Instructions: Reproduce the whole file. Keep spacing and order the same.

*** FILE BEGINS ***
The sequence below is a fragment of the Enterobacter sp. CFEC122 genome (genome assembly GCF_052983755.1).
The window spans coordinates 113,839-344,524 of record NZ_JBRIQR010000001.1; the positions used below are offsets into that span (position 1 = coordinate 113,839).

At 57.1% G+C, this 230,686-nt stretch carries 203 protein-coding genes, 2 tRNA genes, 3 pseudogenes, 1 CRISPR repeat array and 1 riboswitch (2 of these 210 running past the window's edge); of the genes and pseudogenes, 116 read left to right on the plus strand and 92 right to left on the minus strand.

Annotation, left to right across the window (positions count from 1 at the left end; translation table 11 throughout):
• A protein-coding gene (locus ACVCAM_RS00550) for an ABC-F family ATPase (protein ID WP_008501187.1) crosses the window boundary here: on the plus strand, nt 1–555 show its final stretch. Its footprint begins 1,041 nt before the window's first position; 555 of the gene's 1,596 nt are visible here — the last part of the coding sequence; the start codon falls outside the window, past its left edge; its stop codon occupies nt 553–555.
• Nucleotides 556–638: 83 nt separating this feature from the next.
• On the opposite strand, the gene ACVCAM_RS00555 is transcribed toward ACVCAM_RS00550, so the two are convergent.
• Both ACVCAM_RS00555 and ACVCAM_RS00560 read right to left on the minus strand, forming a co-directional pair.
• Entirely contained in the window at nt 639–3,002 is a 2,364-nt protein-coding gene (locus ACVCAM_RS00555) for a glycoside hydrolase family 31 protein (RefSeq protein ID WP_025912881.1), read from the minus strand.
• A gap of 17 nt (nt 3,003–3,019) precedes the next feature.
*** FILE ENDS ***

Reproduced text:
The sequence below is a fragment of the Enterobacter sp. CFEC122 genome (genome assembly GCF_052983755.1).
The window spans coordinates 113,839-344,524 of record NZ_JBRIQR010000001.1; the positions used below are offsets into that span (position 1 = coordinate 113,839).

At 57.1% G+C, this 230,686-nt stretch carries 203 protein-coding genes, 2 tRNA genes, 3 pseudogenes, 1 CRISPR repeat array and 1 riboswitch (2 of these 210 running past the window's edge); of the genes and pseudogenes, 116 read left to right on the plus strand and 92 right to left on the minus strand.

Annotation, left to right across the window (positions count from 1 at the left end; translation table 11 throughout):
• A protein-coding gene (locus ACVCAM_RS00550) for an ABC-F family ATPase (protein ID WP_008501187.1) crosses the window boundary here: on the plus strand, nt 1–555 show its final stretch. Its footprint begins 1,041 nt before the window's first position; 555 of the gene's 1,596 nt are visible here — the last part of the coding sequence; the start codon falls outside the window, past its left edge; its stop codon occupies nt 553–555.
• Nucleotides 556–638: 83 nt separating this feature from the next.
• On the opposite strand, the gene ACVCAM_RS00555 is transcribed toward ACVCAM_RS00550, so the two are convergent.
• Both ACVCAM_RS00555 and ACVCAM_RS00560 read right to left on the minus strand, forming a co-directional pair.
• Entirely contained in the window at nt 639–3,002 is a 2,364-nt protein-coding gene (locus ACVCAM_RS00555) for a glycoside hydrolase family 31 protein (RefSeq protein ID WP_025912881.1), read from the minus strand.
• A gap of 17 nt (nt 3,003–3,019) precedes the next feature.